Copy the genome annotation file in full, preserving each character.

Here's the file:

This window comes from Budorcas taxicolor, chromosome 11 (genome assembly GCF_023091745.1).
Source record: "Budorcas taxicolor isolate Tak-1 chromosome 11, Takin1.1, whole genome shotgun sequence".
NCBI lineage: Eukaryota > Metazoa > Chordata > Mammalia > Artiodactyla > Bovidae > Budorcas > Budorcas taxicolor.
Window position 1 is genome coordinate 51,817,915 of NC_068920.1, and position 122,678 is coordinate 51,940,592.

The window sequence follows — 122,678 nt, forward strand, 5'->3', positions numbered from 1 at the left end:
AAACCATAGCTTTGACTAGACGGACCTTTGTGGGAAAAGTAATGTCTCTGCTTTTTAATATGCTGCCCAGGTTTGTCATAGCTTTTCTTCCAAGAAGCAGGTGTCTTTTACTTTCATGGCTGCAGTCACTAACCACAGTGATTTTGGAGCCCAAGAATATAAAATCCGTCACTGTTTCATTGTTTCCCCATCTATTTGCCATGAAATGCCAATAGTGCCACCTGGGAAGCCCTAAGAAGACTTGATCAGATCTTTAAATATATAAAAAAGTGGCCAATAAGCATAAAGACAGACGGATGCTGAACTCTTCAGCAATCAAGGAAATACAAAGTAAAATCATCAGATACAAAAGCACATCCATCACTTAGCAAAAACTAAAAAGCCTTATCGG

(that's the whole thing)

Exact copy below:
This window comes from Budorcas taxicolor, chromosome 11 (genome assembly GCF_023091745.1).
Source record: "Budorcas taxicolor isolate Tak-1 chromosome 11, Takin1.1, whole genome shotgun sequence".
NCBI lineage: Eukaryota > Metazoa > Chordata > Mammalia > Artiodactyla > Bovidae > Budorcas > Budorcas taxicolor.
Window position 1 is genome coordinate 51,817,915 of NC_068920.1, and position 122,678 is coordinate 51,940,592.

The window sequence follows — 122,678 nt, forward strand, 5'->3', positions numbered from 1 at the left end:
AAACCATAGCTTTGACTAGACGGACCTTTGTGGGAAAAGTAATGTCTCTGCTTTTTAATATGCTGCCCAGGTTTGTCATAGCTTTTCTTCCAAGAAGCAGGTGTCTTTTACTTTCATGGCTGCAGTCACTAACCACAGTGATTTTGGAGCCCAAGAATATAAAATCCGTCACTGTTTCATTGTTTCCCCATCTATTTGCCATGAAATGCCAATAGTGCCACCTGGGAAGCCCTAAGAAGACTTGATCAGATCTTTAAATATATAAAAAAGTGGCCAATAAGCATAAAGACAGACGGATGCTGAACTCTTCAGCAATCAAGGAAATACAAAGTAAAATCATCAGATACAAAAGCACATCCATCACTTAGCAAAAACTAAAAAGCCTTATCGG